Who's buying dem mortgages? The National Information Center released consolidated financial statements for bank holding companies for the 1st quarter, providing additional information to the FDIC data to be released soon. Banks continued to add agency mortgage-backed securities from January through March to the tune of about $30 billion. This is a strong number, although not as notable as $38 billion and $48 billion in the 4th and 3rd quarters, respectively. For those interested in the non-agency MBS market, non-agency holdings declined $8.6 billion over the same period. Once again, looking at the move in non-agency amounts one wonders what would happen if Freddie & Fannie ceased to exist. The latest H.8 report from the Fed shows that domestic bank holdings of agency MBS have increased by $15 billion over the week ending on May 4. This latest spike brings the year-to-date spike in agency MBS holdings of domestic banks to $58 billion, mostly attributed to the purchases of large banks instead of small banks.

Last week the commentary had this quote from a reader: ""With regard to the comment of bank sellers of REO requiring cross qualification with a preferred lender, there are reasons beyond building origination business that it may be required. Whether dealing with a foreclosure or a short sale, the bank needs to be assured the buyer is legitimate and will be able to complete the purchase in a timely manner.  Some lenders pre-approving a borrower on an REO may not be able to meet a tight closing deadline. A ruse some of the foreclosure rescue companies use is to provide purchase and sale agreement signed by a fake buyer with a fake approval letter as a strategy to get a foreclosure delayed."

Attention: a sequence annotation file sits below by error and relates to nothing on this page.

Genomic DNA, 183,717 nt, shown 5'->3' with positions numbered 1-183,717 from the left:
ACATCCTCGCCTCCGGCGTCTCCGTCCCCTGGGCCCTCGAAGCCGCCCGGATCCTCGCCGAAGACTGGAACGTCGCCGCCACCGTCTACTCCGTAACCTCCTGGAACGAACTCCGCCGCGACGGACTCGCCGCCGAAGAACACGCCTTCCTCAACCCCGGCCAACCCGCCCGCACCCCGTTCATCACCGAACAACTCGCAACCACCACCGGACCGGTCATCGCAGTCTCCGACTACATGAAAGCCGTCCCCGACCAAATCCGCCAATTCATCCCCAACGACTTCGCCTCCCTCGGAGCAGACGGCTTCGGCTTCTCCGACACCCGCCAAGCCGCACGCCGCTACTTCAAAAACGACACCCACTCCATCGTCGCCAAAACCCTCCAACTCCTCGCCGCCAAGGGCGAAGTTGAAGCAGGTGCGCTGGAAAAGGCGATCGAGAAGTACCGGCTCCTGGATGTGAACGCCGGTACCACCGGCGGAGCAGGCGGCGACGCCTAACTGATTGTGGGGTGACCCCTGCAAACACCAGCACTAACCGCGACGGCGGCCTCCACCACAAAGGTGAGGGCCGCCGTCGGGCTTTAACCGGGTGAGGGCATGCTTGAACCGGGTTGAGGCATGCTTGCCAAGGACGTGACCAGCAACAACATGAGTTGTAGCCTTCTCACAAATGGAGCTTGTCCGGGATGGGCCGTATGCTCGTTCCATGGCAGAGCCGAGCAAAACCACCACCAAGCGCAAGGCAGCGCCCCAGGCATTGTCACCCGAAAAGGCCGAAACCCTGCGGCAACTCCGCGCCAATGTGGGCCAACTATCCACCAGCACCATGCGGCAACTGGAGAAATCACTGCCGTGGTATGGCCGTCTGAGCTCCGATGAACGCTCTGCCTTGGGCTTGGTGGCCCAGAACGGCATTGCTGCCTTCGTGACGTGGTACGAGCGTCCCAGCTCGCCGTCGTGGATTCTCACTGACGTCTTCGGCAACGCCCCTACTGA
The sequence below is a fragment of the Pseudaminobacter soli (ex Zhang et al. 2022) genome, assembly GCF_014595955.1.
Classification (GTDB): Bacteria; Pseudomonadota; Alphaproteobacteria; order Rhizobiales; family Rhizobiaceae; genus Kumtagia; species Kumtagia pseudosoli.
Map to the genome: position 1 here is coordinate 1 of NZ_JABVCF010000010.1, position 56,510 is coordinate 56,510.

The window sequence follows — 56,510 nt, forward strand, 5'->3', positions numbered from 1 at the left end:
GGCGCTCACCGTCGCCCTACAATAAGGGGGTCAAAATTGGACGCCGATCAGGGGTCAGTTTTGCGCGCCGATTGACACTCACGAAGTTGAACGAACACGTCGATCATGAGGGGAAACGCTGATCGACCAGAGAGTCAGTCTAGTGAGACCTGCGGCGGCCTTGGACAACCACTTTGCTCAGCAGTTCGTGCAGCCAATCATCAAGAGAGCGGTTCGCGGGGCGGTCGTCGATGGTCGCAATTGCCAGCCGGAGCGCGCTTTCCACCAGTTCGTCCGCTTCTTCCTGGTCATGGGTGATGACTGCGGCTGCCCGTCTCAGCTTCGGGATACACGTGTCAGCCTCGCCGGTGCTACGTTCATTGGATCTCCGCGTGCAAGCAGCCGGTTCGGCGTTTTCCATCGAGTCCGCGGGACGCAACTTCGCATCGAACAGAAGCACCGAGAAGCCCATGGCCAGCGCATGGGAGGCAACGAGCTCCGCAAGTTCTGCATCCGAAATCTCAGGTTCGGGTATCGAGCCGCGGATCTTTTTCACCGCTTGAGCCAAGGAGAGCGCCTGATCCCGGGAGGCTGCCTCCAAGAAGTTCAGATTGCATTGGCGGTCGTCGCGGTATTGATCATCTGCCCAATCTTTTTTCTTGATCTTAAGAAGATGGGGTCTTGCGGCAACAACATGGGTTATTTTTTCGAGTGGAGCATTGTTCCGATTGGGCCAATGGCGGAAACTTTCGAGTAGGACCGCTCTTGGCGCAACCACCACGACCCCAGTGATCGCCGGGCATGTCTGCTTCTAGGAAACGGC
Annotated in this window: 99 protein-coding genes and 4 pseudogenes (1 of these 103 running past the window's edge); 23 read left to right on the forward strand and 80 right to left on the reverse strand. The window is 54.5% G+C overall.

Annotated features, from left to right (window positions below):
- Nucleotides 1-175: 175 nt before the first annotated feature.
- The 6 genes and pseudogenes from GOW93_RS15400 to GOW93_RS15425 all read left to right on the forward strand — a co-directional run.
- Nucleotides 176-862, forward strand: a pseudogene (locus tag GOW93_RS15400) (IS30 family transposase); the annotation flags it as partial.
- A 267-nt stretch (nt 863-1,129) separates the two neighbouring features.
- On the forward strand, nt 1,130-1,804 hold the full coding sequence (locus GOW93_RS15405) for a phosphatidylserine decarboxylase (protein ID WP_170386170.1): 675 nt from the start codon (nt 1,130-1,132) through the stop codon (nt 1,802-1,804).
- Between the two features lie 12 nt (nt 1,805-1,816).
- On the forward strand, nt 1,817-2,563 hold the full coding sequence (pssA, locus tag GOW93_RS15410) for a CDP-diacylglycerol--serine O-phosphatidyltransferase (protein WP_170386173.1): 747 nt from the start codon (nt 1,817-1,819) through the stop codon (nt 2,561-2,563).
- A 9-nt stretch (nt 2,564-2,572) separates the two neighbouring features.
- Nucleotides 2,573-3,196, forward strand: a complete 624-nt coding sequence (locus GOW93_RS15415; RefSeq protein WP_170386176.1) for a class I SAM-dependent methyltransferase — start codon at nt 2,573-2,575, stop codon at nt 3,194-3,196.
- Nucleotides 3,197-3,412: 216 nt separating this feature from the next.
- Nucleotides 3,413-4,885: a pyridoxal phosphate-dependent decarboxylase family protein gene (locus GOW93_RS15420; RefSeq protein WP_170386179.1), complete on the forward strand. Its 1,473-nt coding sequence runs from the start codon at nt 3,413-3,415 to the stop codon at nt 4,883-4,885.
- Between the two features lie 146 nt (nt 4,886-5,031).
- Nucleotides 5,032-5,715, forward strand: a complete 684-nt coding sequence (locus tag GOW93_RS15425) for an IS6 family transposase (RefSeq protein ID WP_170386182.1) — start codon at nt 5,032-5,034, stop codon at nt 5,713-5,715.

I received an earful. "What I'm constantly running in to as a LO is my buyers not even having any chance at their offers being considered by a seller due to the speed, ability, and "policies we have that require I talk to the buyer" that these required cross-qualification loan officers possess.  If the performance of my buyer was really the only concern, these cross-qualifying LO's wouldn't be trying to snake my buyers by putting loan quotes together.  Also, one "unintended consequence" of this process is potentially resulting in lower sales prices of these homes and the deterioration of our national equity due to the fact that the true highest & best offer was not even considered due to the delays surrounding cross-qualification. Sellers should review all offers, send out multiple counters, accept an offer, then and only then complete their cross-qualification before opening escrow.  This will ensure that these REO banks and short sale banks are truly netting the highest and best sale, which will in turn result in the proper direction of home values in a truly free market.  When a home sells under market, it de-values every Note on homes that is affected by this latest sale that becomes the latest sales comparable, and it's a real problem."

Also, from another lender, "I have not seen an article about LO's saying they need a subprime product again or Alt-A product in order to continue doing business.  Everyone in the business is hurting, but we're playing by the new rules. It is the Realtors who are asking for the riskiest products to make their money.  These are the same people who demand 6% commission yet throw the loan officer in front of a bus if they charge 1.25 points (or 1.25% commission).  In short, their true colors are shining once again.  They seem unable to adapt to a lower commission when everyone else (appraisers, mortgage companies, etc.) are changing to the time.  I cannot believe their 6% commission has not come under attack yet."